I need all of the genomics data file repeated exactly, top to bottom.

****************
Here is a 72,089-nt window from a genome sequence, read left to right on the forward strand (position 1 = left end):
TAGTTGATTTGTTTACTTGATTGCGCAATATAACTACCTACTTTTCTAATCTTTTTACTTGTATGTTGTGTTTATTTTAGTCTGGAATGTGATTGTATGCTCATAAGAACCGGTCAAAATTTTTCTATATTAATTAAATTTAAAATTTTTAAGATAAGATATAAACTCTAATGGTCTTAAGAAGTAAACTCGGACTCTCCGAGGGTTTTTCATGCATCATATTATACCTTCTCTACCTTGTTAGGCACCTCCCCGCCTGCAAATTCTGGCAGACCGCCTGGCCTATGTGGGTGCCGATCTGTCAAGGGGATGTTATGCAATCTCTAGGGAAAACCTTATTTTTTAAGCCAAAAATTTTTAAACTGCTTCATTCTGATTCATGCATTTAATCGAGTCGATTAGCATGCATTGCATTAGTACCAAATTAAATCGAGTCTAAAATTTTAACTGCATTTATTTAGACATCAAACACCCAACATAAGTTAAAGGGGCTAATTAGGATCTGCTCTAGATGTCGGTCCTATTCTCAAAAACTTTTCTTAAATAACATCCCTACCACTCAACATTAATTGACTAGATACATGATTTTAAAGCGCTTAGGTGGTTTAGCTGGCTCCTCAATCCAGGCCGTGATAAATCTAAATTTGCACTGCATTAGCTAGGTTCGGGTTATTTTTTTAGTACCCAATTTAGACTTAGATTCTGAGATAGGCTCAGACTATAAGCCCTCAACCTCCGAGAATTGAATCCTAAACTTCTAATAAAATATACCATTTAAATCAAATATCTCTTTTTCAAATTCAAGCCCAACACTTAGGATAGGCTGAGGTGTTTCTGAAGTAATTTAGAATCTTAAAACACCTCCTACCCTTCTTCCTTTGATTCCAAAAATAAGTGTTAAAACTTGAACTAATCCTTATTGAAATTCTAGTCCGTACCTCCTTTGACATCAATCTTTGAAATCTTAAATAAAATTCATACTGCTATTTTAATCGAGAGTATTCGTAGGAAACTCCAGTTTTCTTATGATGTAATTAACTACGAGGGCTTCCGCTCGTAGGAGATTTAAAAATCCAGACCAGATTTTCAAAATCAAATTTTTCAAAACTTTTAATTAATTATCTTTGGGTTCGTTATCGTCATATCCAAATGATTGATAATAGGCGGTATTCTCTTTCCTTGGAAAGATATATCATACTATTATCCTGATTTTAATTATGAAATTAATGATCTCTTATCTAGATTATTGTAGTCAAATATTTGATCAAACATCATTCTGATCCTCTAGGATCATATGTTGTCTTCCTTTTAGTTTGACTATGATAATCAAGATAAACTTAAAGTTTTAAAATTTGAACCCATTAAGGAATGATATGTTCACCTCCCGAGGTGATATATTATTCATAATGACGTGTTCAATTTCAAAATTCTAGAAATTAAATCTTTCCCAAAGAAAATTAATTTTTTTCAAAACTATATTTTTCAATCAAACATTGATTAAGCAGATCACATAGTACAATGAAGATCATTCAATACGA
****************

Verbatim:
Here is a 72,089-nt window from a genome sequence, read left to right on the forward strand (position 1 = left end):
TAGTTGATTTGTTTACTTGATTGCGCAATATAACTACCTACTTTTCTAATCTTTTTACTTGTATGTTGTGTTTATTTTAGTCTGGAATGTGATTGTATGCTCATAAGAACCGGTCAAAATTTTTCTATATTAATTAAATTTAAAATTTTTAAGATAAGATATAAACTCTAATGGTCTTAAGAAGTAAACTCGGACTCTCCGAGGGTTTTTCATGCATCATATTATACCTTCTCTACCTTGTTAGGCACCTCCCCGCCTGCAAATTCTGGCAGACCGCCTGGCCTATGTGGGTGCCGATCTGTCAAGGGGATGTTATGCAATCTCTAGGGAAAACCTTATTTTTTAAGCCAAAAATTTTTAAACTGCTTCATTCTGATTCATGCATTTAATCGAGTCGATTAGCATGCATTGCATTAGTACCAAATTAAATCGAGTCTAAAATTTTAACTGCATTTATTTAGACATCAAACACCCAACATAAGTTAAAGGGGCTAATTAGGATCTGCTCTAGATGTCGGTCCTATTCTCAAAAACTTTTCTTAAATAACATCCCTACCACTCAACATTAATTGACTAGATACATGATTTTAAAGCGCTTAGGTGGTTTAGCTGGCTCCTCAATCCAGGCCGTGATAAATCTAAATTTGCACTGCATTAGCTAGGTTCGGGTTATTTTTTTAGTACCCAATTTAGACTTAGATTCTGAGATAGGCTCAGACTATAAGCCCTCAACCTCCGAGAATTGAATCCTAAACTTCTAATAAAATATACCATTTAAATCAAATATCTCTTTTTCAAATTCAAGCCCAACACTTAGGATAGGCTGAGGTGTTTCTGAAGTAATTTAGAATCTTAAAACACCTCCTACCCTTCTTCCTTTGATTCCAAAAATAAGTGTTAAAACTTGAACTAATCCTTATTGAAATTCTAGTCCGTACCTCCTTTGACATCAATCTTTGAAATCTTAAATAAAATTCATACTGCTATTTTAATCGAGAGTATTCGTAGGAAACTCCAGTTTTCTTATGATGTAATTAACTACGAGGGCTTCCGCTCGTAGGAGATTTAAAAATCCAGACCAGATTTTCAAAATCAAATTTTTCAAAACTTTTAATTAATTATCTTTGGGTTCGTTATCGTCATATCCAAATGATTGATAATAGGCGGTATTCTCTTTCCTTGGAAAGATATATCATACTATTATCCTGATTTTAATTATGAAATTAATGATCTCTTATCTAGATTATTGTAGTCAAATATTTGATCAAACATCATTCTGATCCTCTAGGATCATATGTTGTCTTCCTTTTAGTTTGACTATGATAATCAAGATAAACTTAAAGTTTTAAAATTTGAACCCATTAAGGAATGATATGTTCACCTCCCGAGGTGATATATTATTCATAATGACGTGTTCAATTTCAAAATTCTAGAAATTAAATCTTTCCCAAAGAAAATTAATTTTTTTCAAAACTATATTTTTCAATCAAACATTGATTAAGCAGATCACATAGTACAATGAAGATCATTCAATACGA